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Emma Amos, Flower Sniffer, 1966.

Brooklyn Museum Acquires Ninety-Six Works by Female Artists

The Brooklyn Museum in New York has announced that it has added works by ninety-six female artists to its collection. The pieces were acquired in conjunction with the institution’s recent series of programming celebrating women. “A Year of Yes: Reimagining Feminism at the Brooklyn Museum” marked the tenth anniversary of the Elizabeth A. Sackler Center for Feminist Art.

Director Anne Pasternak said that the works, which span from antiquity to the present day, were part of a concerted effort to broaden the institution’s historic narratives. Many of the pieces were showcased in the exhibition “We Wanted a Revolution: Black Radical Women, 1965–85” (2018), including Beverly Buchanan’s Untitled, 1978, a cast-concrete sculpture that is part of her “Frustula” series; Betye Saar’s Liberation of Aunt Jemima: Cocktail, 1973; and Emma Amos’s Flower Sniffer, 1966.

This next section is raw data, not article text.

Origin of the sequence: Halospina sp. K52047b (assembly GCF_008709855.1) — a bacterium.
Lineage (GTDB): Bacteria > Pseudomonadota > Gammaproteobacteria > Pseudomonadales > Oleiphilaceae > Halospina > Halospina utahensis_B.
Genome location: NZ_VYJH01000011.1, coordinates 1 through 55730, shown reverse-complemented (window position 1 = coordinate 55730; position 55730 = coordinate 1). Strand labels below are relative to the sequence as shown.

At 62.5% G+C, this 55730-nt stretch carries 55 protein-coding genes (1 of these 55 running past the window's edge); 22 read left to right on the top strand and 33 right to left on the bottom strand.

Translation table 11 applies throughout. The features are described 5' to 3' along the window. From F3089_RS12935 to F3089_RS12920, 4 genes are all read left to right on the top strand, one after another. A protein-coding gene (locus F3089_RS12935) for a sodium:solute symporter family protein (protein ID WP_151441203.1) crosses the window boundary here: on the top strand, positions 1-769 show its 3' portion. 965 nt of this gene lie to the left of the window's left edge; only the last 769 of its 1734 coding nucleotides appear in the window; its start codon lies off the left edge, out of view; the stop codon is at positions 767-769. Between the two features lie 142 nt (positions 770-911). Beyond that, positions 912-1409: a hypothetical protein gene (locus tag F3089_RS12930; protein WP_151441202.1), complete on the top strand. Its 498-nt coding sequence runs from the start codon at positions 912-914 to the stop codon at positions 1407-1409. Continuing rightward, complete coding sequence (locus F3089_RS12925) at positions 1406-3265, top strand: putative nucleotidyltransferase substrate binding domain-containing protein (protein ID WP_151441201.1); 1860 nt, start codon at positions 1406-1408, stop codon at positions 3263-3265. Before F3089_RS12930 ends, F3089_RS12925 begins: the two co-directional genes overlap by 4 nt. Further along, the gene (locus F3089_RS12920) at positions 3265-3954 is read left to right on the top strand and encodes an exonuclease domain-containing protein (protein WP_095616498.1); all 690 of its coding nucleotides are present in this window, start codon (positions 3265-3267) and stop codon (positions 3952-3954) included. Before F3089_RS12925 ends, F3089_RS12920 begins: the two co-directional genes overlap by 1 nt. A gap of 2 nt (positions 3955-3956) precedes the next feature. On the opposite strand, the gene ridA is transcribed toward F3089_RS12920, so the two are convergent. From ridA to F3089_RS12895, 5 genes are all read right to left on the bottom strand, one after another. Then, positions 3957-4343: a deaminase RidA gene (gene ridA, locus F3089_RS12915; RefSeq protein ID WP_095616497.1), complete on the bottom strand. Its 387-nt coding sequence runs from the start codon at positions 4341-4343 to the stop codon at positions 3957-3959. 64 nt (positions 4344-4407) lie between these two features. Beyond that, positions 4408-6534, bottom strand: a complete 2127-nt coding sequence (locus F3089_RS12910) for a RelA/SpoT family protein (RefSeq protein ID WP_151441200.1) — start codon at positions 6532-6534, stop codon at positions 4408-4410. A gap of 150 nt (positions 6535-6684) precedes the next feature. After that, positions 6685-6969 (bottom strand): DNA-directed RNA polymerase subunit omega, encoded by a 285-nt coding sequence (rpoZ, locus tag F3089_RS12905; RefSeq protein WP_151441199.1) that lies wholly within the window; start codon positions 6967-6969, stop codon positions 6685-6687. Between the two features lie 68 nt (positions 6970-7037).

Other artists whose works were acquired through a gift or purchase by the museum are Eleanor Antin, Andrea Bowers, Judy Chicago, the Guerrilla Girls, Harmony Hammond, Marilyn Minter, Miriam Schapiro, Joan Snyder, Nancy Spero, Jana Sterbak, Athena Tacha, Betty Tompkins, Adejoke Tugbiyele, June Wayne, and Martha Wilson.

Commenting on the achievement, Elizabeth A. Sackler said, “I would like to thank the dozens of people who participated with me in the acquisition of the ninety-six works for the benefit of the Sackler Center and the Brooklyn Museum as a whole.”

“A Year of Yes,” which kicked off in October 2016 and ran through early 2018, used feminist art as a starting point to showcase underrepresented artists and expand the art historical canon. Exhibitions organized for the event included shows dedicated to trailblazing artists such as Judy Chicago, Georgia O’Keeffe, and Marilyn Minter, and group shows such as “A Woman’s Afterlife: Gender Transformation in Ancient Egypt” and “We Wanted a Revolution: Black Radical Women, 1965–85.”

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